By Cory Factor
For as long as the hospitality industry has existed, it has hung its hat on the hook of customer service. Some guests are happy with a clean room, a hot shower and a cozy bed. Many others are charmed by—and even expect—a smile, a friendly “How may I help you?” and that most irresistible and irreplaceable of elements: the human touch.
And although those days are most certainly not behind us, the sector is facing unforeseen circumstances. While a majority of industries were blindsided by the pandemic, few were rocked as severely as the hospitality space. In fact, the World Travel & Tourism Council reported that the industry lost $4.5 trillion in 2020, with its massive contribution to GDP decreasing almost by half (49.1%).
Despite the industry’s gradual rebound, many hotels and resorts have been forced to do more with less, attempting to appeal to guests amid staff shortages and limited resources. In particular, luxury brands—those most associated with hands-on, white-glove service—have been hit hardest during the pandemic. And because equilibrium appears to be a long way off—McKinsey & Companyestimates that a recovery to pre-pandemic levels may not happen until 2023 or later—the tools of hospitality, out of necessity, must change to stay relevant.
The challenge is clear: How can hospitality businesses, particularly premier brands, possibly offer guests the pre-pandemic levels of service they have come to expect while still maintaining a viable budget, now and for the foreseeable future?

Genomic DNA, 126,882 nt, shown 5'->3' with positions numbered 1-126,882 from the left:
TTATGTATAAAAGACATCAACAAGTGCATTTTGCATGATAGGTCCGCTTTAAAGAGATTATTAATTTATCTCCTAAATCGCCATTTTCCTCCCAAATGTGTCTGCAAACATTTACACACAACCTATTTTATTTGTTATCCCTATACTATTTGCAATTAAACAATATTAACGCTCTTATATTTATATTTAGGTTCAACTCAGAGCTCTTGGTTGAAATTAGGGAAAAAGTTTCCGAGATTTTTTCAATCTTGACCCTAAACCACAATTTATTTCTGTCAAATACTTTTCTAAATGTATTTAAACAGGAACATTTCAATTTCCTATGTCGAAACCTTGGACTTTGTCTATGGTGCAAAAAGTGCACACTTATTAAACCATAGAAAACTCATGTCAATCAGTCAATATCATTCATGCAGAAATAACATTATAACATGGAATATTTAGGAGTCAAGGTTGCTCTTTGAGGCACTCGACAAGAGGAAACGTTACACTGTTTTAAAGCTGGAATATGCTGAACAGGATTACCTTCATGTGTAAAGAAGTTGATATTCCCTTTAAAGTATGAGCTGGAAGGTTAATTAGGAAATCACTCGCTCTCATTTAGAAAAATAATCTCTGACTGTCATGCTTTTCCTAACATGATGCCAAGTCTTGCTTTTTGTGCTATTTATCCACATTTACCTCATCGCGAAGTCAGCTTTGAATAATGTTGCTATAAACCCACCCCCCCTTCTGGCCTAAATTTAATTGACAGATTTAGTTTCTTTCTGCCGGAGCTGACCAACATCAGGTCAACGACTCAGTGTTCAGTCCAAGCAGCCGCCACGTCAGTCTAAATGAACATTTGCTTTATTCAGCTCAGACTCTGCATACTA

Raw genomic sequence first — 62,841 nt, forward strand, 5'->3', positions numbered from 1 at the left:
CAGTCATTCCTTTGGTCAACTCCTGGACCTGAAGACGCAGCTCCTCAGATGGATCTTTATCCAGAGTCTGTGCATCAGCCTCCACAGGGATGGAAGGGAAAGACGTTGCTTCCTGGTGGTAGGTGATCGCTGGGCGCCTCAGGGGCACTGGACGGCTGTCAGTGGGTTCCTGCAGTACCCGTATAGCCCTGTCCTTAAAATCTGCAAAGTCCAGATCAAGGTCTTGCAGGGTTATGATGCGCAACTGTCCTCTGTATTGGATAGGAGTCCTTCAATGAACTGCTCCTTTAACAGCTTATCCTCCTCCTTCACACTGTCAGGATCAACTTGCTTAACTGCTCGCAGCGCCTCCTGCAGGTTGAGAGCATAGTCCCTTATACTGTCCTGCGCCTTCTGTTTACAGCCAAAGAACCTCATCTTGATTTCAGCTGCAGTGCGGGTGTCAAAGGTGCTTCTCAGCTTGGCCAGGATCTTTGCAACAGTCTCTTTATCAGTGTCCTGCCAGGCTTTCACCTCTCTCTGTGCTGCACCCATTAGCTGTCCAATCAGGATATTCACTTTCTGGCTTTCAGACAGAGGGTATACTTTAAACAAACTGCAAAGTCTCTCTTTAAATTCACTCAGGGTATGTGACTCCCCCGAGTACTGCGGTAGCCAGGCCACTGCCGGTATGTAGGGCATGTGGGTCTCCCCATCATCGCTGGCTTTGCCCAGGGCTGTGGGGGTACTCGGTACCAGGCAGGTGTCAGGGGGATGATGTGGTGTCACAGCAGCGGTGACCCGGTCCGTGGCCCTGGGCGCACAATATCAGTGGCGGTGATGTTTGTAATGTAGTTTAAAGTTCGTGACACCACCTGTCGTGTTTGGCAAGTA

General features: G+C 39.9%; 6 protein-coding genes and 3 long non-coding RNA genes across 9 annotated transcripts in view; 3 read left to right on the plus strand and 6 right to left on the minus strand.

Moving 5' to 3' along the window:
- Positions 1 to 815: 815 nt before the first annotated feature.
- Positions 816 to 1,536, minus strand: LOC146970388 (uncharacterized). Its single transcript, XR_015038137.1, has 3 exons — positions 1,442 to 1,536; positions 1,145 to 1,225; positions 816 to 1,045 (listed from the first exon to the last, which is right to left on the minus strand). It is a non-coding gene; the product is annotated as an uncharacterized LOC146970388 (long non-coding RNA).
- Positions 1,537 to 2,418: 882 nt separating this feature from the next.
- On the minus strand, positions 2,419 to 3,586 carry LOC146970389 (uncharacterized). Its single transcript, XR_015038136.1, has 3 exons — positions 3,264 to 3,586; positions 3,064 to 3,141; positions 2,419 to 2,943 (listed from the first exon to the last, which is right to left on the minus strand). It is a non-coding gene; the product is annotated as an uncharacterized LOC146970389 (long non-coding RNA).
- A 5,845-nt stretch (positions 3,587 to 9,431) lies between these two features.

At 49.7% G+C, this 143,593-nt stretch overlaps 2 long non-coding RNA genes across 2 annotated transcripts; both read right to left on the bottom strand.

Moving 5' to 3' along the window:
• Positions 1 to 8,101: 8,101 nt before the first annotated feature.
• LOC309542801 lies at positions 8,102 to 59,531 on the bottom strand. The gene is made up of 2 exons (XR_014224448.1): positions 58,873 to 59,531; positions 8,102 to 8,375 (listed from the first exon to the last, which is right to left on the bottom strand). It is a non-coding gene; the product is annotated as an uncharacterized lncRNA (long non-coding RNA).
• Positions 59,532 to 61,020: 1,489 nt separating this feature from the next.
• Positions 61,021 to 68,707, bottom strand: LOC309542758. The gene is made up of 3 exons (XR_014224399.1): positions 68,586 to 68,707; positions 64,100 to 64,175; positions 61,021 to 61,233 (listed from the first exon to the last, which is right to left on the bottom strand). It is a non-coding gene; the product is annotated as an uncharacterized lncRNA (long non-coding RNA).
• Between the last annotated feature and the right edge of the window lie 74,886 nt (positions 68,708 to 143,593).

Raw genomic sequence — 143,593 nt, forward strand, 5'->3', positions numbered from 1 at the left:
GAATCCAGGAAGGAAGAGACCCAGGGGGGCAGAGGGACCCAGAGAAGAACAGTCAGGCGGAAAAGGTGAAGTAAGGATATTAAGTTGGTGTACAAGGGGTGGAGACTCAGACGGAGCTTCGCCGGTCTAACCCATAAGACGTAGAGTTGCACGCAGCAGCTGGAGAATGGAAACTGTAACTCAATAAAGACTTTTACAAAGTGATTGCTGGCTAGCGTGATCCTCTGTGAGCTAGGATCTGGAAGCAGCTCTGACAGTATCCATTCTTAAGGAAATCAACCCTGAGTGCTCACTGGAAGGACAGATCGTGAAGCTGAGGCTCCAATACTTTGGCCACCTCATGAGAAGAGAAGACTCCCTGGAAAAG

Technology will be the key to the industry’s success in the coming months and years. Hotels and hospitality venues have been historically conservative and risk-averse when it comes to unfamiliar or new technology. But now is the time for hospitality brands to evaluate their tech stacks and ensure they are poised for success in an increasingly automated and touchless economy.
Now is the opportunity for hotels and hospitality venues to make up for lost time—to reach more guests than ever and to drive revenue using tools that have been proven to pay for themselves (and then some) over time. But where to start?
First, ensure that your tech stack is integrated and cohesive. Most innovative hotels are fully streamlined in their digital approach, which often is precisely what allows them to operate with a leaner workforce. Whether it’s touchless room entry and digital room service ordering or the latest customer relationship management software and innovative RFP tech for a brand’s sales and marketing team, technology is leading the hospitality industry into its future—and sooner rather than later.
The most critical insight hesitant hospitality brands should understand is this: Others in the space have already embraced new technologies, and guests are already adapting and adjusting their expectations. The moment to act isn’t coming—it’s here.
The value of the hospitality industry’s human touch will endure. But as tech disrupts the sector—just as it already has disrupted so many others—hospitality brands must seize the massive opportunity that lies in connecting with increasingly tech-savvy guests, while capitalizing on key cost-savings and sales opportunities that can lift a business from in recovery to thriving.
For five+ years, Cory Factor has been the president of Sportsdigita. He was previously the CEO of MinuteBids for more than five years and the CTO of Entrip Inc.
This is a contributed piece to Hotel Business, authored by an industry professional. The thoughts expressed are the perspective of the bylined individual.